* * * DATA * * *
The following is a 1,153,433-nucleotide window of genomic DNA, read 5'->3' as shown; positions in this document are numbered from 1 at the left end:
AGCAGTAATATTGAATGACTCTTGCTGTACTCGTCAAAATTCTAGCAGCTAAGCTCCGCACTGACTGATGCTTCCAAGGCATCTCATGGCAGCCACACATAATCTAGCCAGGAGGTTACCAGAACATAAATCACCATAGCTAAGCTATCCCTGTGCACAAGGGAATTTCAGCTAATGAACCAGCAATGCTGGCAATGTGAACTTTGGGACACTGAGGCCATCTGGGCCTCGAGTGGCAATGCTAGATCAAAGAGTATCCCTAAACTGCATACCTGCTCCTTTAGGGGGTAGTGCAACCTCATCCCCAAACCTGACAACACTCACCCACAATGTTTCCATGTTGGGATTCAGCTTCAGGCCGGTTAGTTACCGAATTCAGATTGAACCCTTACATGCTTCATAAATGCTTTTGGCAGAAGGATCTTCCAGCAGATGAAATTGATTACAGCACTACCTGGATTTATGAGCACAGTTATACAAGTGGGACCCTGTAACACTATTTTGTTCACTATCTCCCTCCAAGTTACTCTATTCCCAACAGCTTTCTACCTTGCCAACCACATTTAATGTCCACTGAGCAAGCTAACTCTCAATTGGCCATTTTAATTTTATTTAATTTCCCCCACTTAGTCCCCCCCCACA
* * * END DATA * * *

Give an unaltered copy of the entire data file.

The following is a 1,153,433-nucleotide window of genomic DNA, read 5'->3' as shown; positions in this document are numbered from 1 at the left end:
AGCAGTAATATTGAATGACTCTTGCTGTACTCGTCAAAATTCTAGCAGCTAAGCTCCGCACTGACTGATGCTTCCAAGGCATCTCATGGCAGCCACACATAATCTAGCCAGGAGGTTACCAGAACATAAATCACCATAGCTAAGCTATCCCTGTGCACAAGGGAATTTCAGCTAATGAACCAGCAATGCTGGCAATGTGAACTTTGGGACACTGAGGCCATCTGGGCCTCGAGTGGCAATGCTAGATCAAAGAGTATCCCTAAACTGCATACCTGCTCCTTTAGGGGGTAGTGCAACCTCATCCCCAAACCTGACAACACTCACCCACAATGTTTCCATGTTGGGATTCAGCTTCAGGCCGGTTAGTTACCGAATTCAGATTGAACCCTTACATGCTTCATAAATGCTTTTGGCAGAAGGATCTTCCAGCAGATGAAATTGATTACAGCACTACCTGGATTTATGAGCACAGTTATACAAGTGGGACCCTGTAACACTATTTTGTTCACTATCTCCCTCCAAGTTACTCTATTCCCAACAGCTTTCTACCTTGCCAACCACATTTAATGTCCACTGAGCAAGCTAACTCTCAATTGGCCATTTTAATTTTATTTAATTTCCCCCACTTAGTCCCCCCCCACA